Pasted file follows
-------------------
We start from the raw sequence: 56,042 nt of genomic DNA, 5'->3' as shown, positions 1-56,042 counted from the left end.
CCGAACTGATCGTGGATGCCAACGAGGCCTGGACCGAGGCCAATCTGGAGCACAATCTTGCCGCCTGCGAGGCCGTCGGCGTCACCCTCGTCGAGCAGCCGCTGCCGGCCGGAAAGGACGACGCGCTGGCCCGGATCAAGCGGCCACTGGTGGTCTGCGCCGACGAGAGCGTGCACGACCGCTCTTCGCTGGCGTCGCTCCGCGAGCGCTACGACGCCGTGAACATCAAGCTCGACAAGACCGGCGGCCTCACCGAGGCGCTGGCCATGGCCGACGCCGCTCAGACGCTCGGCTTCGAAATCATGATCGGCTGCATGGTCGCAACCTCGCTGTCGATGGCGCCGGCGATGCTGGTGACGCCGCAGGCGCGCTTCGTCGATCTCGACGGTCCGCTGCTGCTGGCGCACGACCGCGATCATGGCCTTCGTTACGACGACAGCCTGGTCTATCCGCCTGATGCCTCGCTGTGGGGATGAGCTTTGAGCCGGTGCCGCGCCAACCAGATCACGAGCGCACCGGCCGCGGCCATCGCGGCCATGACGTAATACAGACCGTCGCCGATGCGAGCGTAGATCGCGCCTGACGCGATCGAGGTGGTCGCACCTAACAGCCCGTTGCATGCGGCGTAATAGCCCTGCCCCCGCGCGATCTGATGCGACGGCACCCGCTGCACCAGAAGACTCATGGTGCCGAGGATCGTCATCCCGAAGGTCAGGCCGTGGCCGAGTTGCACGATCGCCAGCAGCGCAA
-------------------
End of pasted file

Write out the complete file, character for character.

We start from the raw sequence: 56,042 nt of genomic DNA, 5'->3' as shown, positions 1-56,042 counted from the left end.
CCGAACTGATCGTGGATGCCAACGAGGCCTGGACCGAGGCCAATCTGGAGCACAATCTTGCCGCCTGCGAGGCCGTCGGCGTCACCCTCGTCGAGCAGCCGCTGCCGGCCGGAAAGGACGACGCGCTGGCCCGGATCAAGCGGCCACTGGTGGTCTGCGCCGACGAGAGCGTGCACGACCGCTCTTCGCTGGCGTCGCTCCGCGAGCGCTACGACGCCGTGAACATCAAGCTCGACAAGACCGGCGGCCTCACCGAGGCGCTGGCCATGGCCGACGCCGCTCAGACGCTCGGCTTCGAAATCATGATCGGCTGCATGGTCGCAACCTCGCTGTCGATGGCGCCGGCGATGCTGGTGACGCCGCAGGCGCGCTTCGTCGATCTCGACGGTCCGCTGCTGCTGGCGCACGACCGCGATCATGGCCTTCGTTACGACGACAGCCTGGTCTATCCGCCTGATGCCTCGCTGTGGGGATGAGCTTTGAGCCGGTGCCGCGCCAACCAGATCACGAGCGCACCGGCCGCGGCCATCGCGGCCATGACGTAATACAGACCGTCGCCGATGCGAGCGTAGATCGCGCCTGACGCGATCGAGGTGGTCGCACCTAACAGCCCGTTGCATGCGGCGTAATAGCCCTGCCCCCGCGCGATCTGATGCGACGGCACCCGCTGCACCAGAAGACTCATGGTGCCGAGGATCGTCATCCCGAAGGTCAGGCCGTGGCCGAGTTGCACGATCGCCAGCAGCGCAA